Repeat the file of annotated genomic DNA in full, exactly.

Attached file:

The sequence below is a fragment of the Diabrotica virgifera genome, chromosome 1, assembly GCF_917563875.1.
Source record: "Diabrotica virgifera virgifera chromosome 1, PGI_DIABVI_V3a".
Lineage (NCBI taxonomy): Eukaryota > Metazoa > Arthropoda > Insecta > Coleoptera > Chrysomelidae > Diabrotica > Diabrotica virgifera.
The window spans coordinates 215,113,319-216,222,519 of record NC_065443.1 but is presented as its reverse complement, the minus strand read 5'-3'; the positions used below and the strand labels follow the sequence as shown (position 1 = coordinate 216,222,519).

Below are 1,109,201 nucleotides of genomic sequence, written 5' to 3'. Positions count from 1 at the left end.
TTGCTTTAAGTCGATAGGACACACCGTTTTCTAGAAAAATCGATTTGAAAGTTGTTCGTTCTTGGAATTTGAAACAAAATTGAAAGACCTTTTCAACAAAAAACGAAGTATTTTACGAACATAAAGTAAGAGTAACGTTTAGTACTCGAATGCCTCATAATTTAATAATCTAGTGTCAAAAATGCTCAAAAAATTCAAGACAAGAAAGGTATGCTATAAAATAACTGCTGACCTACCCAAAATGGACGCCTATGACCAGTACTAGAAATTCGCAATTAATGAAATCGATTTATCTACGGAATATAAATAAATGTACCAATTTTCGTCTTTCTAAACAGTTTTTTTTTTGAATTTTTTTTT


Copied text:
The sequence below is a fragment of the Diabrotica virgifera genome, chromosome 1, assembly GCF_917563875.1.
Source record: "Diabrotica virgifera virgifera chromosome 1, PGI_DIABVI_V3a".
Lineage (NCBI taxonomy): Eukaryota > Metazoa > Arthropoda > Insecta > Coleoptera > Chrysomelidae > Diabrotica > Diabrotica virgifera.
The window spans coordinates 215,113,319-216,222,519 of record NC_065443.1 but is presented as its reverse complement, the minus strand read 5'-3'; the positions used below and the strand labels follow the sequence as shown (position 1 = coordinate 216,222,519).

Below are 1,109,201 nucleotides of genomic sequence, written 5' to 3'. Positions count from 1 at the left end.
TTGCTTTAAGTCGATAGGACACACCGTTTTCTAGAAAAATCGATTTGAAAGTTGTTCGTTCTTGGAATTTGAAACAAAATTGAAAGACCTTTTCAACAAAAAACGAAGTATTTTACGAACATAAAGTAAGAGTAACGTTTAGTACTCGAATGCCTCATAATTTAATAATCTAGTGTCAAAAATGCTCAAAAAATTCAAGACAAGAAAGGTATGCTATAAAATAACTGCTGACCTACCCAAAATGGACGCCTATGACCAGTACTAGAAATTCGCAATTAATGAAATCGATTTATCTACGGAATATAAATAAATGTACCAATTTTCGTCTTTCTAAACAGTTTTTTTTTTGAATTTTTTTTT